736					structure which defines the ecc placement. For writes the
737					caller must provide a spare area buffer along with the
738					data buffer. The spare area buffer size is (number of pages) *
739					(size of spare area). For reads the buffer size is
740					(number of pages) * ((size of spare area) + (number of ecc
741					steps per page) * sizeof (int)). The driver stores the
742					result of the ecc check for each tuple in the spare buffer.
743					The storage sequence is 
744				</para>
745				<para>
746					&lt;spare data page 0&gt;&lt;ecc result 0&gt;...&lt;ecc result n&gt;
747				</para>
748				<para>
749					...
750				</para>
751				<para>
752					&lt;spare data page n&gt;&lt;ecc result 0&gt;...&lt;ecc result n&gt;
753				</para>
754				<para>
755					This is a legacy mode used by YAFFS1.
756				</para>
757				<para>
758					If the spare area buffer is NULL then only the ECC placement is
759					done according to the given scheme in the nand_oobinfo structure.
760				</para>
761			</sect2>
762			<sect2 id="Automatic_placement">
763				<title>Automatic placement</title>
764				<para>
765					Automatic placement uses the built in defaults to place the
766					ecc bytes in the spare area. If filesystem data have to be stored /
767					read into the spare area then the calling function must provide a
768					buffer. The buffer size per page is determined by the oobfree array in
769					the nand_oobinfo structure.
770				</para>
771				<para>
772					If the spare area buffer is NULL then only the ECC placement is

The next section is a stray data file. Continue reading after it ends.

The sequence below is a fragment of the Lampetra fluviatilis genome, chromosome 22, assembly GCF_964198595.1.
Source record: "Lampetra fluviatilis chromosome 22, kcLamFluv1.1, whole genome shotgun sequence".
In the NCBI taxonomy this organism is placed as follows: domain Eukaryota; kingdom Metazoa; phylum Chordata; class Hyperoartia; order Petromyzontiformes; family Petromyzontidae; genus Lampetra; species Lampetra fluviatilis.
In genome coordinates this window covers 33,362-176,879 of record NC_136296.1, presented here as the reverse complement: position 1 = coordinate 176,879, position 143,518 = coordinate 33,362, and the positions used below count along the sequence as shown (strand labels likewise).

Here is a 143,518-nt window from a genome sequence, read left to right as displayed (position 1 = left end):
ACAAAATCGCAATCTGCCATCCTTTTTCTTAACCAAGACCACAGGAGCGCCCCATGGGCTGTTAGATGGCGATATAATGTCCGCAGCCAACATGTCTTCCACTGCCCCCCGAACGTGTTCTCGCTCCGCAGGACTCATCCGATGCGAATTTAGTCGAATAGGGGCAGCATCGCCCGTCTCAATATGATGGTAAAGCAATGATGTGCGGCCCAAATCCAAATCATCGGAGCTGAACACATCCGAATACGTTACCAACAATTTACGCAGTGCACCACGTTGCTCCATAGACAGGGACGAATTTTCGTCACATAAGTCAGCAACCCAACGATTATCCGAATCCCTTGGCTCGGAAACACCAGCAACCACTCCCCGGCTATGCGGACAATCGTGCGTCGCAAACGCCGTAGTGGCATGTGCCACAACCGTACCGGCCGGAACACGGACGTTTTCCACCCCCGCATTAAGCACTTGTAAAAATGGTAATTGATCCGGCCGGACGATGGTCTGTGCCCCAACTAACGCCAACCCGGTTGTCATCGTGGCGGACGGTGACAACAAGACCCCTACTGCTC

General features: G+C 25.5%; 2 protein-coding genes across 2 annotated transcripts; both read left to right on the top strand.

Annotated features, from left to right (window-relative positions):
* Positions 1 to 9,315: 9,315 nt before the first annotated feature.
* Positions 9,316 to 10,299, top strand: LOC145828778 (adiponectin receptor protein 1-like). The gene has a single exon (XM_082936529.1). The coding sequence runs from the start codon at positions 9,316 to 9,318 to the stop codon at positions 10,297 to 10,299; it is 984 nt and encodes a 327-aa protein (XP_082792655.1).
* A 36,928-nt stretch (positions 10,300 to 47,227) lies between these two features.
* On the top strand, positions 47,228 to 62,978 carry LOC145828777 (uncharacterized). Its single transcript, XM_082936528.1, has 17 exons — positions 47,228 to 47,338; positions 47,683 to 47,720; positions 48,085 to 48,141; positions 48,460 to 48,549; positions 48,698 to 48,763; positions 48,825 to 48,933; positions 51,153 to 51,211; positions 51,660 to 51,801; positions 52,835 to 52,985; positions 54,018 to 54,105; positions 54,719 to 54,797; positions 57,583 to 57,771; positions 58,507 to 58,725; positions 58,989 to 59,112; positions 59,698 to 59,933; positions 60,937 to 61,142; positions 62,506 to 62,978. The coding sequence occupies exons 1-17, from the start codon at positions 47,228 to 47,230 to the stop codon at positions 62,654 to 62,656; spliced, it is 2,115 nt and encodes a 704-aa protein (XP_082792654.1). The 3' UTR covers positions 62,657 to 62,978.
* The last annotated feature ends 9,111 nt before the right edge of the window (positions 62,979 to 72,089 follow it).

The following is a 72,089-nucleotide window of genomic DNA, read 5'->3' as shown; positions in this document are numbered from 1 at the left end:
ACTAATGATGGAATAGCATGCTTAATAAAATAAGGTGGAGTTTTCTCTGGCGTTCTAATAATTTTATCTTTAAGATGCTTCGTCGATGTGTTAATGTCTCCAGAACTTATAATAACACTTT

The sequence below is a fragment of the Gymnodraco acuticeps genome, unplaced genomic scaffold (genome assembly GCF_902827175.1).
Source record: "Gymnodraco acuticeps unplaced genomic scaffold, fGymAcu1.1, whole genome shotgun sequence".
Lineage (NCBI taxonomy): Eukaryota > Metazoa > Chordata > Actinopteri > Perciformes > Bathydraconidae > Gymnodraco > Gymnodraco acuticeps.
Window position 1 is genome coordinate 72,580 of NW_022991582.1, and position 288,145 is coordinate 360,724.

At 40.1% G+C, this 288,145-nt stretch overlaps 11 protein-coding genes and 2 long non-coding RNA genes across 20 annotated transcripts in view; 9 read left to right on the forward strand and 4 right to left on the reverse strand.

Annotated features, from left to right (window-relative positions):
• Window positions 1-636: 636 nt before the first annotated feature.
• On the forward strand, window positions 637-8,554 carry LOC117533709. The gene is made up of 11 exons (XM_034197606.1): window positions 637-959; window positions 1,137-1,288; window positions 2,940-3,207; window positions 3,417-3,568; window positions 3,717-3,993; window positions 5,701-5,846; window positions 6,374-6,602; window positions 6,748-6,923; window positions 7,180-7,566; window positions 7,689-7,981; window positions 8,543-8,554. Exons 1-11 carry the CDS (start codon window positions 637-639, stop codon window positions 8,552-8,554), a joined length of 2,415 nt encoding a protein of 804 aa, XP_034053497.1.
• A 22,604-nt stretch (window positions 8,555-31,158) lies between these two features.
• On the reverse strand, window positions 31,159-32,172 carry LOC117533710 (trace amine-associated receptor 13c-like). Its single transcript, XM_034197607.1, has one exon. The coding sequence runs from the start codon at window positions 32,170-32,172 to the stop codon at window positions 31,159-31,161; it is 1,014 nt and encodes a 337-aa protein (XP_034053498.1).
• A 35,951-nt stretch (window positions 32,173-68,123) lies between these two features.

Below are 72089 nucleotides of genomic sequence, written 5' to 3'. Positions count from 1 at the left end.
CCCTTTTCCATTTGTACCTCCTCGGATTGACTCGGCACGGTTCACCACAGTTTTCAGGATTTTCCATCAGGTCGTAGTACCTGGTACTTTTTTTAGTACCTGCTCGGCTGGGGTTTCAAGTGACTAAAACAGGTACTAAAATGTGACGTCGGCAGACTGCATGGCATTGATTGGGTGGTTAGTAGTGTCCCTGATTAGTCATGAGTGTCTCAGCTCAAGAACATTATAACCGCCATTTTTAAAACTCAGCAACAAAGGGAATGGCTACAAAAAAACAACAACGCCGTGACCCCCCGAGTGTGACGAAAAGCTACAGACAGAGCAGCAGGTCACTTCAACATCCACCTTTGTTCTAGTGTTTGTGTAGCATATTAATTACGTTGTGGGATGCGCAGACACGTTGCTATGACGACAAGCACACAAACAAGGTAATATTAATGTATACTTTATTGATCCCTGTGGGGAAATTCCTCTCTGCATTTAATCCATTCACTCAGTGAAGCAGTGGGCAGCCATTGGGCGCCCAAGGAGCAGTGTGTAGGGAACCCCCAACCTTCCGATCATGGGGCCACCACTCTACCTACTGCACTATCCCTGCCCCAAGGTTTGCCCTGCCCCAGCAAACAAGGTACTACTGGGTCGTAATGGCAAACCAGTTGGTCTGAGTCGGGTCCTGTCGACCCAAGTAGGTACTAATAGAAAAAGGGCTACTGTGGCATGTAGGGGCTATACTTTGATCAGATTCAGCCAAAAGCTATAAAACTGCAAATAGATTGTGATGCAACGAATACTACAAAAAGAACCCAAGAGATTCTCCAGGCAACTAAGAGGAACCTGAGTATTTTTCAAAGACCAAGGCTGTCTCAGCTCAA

773					done according to the default builtin scheme.
774				</para>
775			</sect2>
776		</sect1>	
777		<sect1 id="Spare_area_autoplacement_default">
778			<title>Spare area autoplacement default schemes</title>
779			<sect2 id="pagesize_256">
780				<title>256 byte pagesize</title>
781	<informaltable><tgroup cols="3"><tbody>
782	<row>
783	<entry>Offset</entry>
784	<entry>Content</entry>
785	<entry>Comment</entry>
786	</row>
787	<row>
788	<entry>0x00</entry>
789	<entry>ECC byte 0</entry>
790	<entry>Error correction code byte 0</entry>
791	</row>
792	<row>
793	<entry>0x01</entry>
794	<entry>ECC byte 1</entry>
795	<entry>Error correction code byte 1</entry>
796	</row>
797	<row>
798	<entry>0x02</entry>
799	<entry>ECC byte 2</entry>
800	<entry>Error correction code byte 2</entry>
801	</row>
802	<row>
803	<entry>0x03</entry>
804	<entry>Autoplace 0</entry>
805	<entry></entry>
806	</row>
807	<row>
808	<entry>0x04</entry>
809	<entry>Autoplace 1</entry>
810	<entry></entry>
811	</row>
812	<row>
813	<entry>0x05</entry>
814	<entry>Bad block marker</entry>
815	<entry>If any bit in this byte is zero, then this block is bad.
816	This applies only to the first page in a block. In the remaining
817	pages this byte is reserved</entry>
818	</row>
819	<row>
820	<entry>0x06</entry>
821	<entry>Autoplace 2</entry>
822	<entry></entry>
823	</row>
824	<row>
825	<entry>0x07</entry>
826	<entry>Autoplace 3</entry>
827	<entry></entry>
828	</row>
829	</tbody></tgroup></informaltable>
830			</sect2>
831			<sect2 id="pagesize_512">
832				<title>512 byte pagesize</title>
833	<informaltable><tgroup cols="3"><tbody>
834	<row>
835	<entry>Offset</entry>
836	<entry>Content</entry>
837	<entry>Comment</entry>
838	</row>
839	<row>
840	<entry>0x00</entry>
841	<entry>ECC byte 0</entry>
842	<entry>Error correction code byte 0 of the lower 256 Byte data in
843	this page</entry>
844	</row>
845	<row>
846	<entry>0x01</entry>
847	<entry>ECC byte 1</entry>
848	<entry>Error correction code byte 1 of the lower 256 Bytes of data
849	in this page</entry>
850	</row>
851	<row>
852	<entry>0x02</entry>
853	<entry>ECC byte 2</entry>
854	<entry>Error correction code byte 2 of the lower 256 Bytes of data
855	in this page</entry>
856	</row>
857	<row>
858	<entry>0x03</entry>
859	<entry>ECC byte 3</entry>